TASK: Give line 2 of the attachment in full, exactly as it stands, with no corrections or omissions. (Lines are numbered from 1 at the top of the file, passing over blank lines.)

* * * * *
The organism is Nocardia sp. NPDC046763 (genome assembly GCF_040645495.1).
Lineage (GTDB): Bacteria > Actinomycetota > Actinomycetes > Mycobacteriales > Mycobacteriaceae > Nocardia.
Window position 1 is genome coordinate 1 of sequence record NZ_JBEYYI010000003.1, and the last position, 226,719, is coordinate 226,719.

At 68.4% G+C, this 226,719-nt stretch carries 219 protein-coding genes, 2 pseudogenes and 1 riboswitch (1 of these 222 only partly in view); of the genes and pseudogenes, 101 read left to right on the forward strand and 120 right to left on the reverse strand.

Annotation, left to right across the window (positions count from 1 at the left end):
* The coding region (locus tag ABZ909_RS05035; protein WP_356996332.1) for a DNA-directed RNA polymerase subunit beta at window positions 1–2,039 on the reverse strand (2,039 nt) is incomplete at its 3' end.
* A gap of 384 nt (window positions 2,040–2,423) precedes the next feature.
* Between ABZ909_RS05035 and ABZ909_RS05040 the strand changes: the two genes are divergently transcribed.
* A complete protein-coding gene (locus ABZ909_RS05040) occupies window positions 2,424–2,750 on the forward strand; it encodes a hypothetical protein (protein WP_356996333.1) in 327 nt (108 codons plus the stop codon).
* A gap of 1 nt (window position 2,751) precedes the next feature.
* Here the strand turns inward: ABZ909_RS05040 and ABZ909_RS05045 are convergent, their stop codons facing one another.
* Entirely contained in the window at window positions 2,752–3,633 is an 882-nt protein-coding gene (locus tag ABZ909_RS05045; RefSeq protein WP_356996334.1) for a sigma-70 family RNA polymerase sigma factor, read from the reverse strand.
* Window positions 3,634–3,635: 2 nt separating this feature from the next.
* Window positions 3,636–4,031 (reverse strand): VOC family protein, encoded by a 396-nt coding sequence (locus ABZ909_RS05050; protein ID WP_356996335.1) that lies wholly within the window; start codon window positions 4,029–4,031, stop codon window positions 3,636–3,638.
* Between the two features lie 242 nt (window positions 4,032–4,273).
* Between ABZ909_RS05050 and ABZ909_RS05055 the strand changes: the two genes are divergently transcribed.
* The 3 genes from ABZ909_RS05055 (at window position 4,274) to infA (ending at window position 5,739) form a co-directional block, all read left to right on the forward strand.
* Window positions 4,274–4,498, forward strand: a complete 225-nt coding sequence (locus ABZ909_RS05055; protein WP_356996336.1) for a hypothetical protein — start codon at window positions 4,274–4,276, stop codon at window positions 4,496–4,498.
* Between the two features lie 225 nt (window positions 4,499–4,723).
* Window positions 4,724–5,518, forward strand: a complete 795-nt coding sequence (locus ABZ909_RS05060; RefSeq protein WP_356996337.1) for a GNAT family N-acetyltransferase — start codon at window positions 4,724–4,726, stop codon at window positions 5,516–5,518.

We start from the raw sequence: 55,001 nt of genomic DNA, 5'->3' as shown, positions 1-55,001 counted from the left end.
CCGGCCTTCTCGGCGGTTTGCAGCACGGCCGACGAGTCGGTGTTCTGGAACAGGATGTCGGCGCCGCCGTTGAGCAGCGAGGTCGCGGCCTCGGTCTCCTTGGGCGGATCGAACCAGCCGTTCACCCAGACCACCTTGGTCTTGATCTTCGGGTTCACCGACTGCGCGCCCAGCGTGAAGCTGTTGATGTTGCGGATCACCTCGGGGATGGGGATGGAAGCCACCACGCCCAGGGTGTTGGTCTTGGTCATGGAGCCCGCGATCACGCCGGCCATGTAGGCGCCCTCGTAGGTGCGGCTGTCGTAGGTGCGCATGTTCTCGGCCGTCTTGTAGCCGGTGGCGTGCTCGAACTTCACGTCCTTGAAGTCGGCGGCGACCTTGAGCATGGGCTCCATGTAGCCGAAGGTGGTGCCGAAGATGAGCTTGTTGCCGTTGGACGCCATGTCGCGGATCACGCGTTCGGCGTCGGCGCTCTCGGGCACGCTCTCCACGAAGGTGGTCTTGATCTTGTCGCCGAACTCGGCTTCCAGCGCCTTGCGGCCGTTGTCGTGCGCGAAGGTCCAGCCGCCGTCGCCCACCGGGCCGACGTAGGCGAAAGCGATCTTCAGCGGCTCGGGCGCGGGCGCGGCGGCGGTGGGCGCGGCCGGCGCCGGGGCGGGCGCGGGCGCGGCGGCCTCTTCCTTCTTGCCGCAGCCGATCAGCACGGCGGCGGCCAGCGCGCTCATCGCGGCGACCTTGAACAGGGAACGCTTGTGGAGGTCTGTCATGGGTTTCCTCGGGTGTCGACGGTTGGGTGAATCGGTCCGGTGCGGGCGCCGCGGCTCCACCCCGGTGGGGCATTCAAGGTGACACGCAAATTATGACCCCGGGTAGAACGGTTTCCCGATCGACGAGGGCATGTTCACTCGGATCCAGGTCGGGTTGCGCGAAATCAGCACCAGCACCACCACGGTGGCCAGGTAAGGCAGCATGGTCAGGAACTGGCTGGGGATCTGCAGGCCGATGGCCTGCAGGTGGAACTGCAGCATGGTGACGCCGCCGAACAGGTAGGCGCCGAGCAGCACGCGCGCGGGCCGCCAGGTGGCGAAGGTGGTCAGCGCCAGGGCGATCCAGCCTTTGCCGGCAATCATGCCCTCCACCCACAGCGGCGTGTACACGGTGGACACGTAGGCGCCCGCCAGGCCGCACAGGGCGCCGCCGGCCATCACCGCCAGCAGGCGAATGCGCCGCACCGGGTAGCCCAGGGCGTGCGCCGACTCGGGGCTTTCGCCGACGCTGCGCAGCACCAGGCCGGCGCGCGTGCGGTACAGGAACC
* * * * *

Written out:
Lineage (GTDB): Bacteria > Actinomycetota > Actinomycetes > Mycobacteriales > Mycobacteriaceae > Nocardia.